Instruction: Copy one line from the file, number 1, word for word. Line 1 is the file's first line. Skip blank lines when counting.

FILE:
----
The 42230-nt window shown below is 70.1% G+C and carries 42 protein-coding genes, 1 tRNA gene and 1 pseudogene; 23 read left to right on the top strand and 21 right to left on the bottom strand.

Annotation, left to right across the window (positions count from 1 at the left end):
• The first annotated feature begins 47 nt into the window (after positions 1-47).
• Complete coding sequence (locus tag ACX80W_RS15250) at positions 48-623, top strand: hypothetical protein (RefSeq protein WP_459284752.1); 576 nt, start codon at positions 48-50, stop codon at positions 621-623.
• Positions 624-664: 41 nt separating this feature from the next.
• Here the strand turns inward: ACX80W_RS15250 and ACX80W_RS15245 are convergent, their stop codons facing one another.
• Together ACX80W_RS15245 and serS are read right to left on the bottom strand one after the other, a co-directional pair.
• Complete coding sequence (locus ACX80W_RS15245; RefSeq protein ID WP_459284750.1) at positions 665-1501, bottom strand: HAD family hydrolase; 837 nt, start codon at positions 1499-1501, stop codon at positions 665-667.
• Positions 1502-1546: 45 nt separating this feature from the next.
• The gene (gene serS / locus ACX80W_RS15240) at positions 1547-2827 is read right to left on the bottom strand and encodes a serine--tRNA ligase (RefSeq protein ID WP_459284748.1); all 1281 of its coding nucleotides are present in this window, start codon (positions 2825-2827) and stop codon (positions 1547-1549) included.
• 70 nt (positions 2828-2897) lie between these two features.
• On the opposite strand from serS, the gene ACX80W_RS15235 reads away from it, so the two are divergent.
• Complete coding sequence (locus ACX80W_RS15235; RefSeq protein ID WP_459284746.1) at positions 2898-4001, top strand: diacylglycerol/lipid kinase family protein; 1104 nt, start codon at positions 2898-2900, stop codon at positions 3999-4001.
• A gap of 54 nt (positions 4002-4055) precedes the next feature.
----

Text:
The 42230-nt window shown below is 70.1% G+C and carries 42 protein-coding genes, 1 tRNA gene and 1 pseudogene; 23 read left to right on the top strand and 21 right to left on the bottom strand.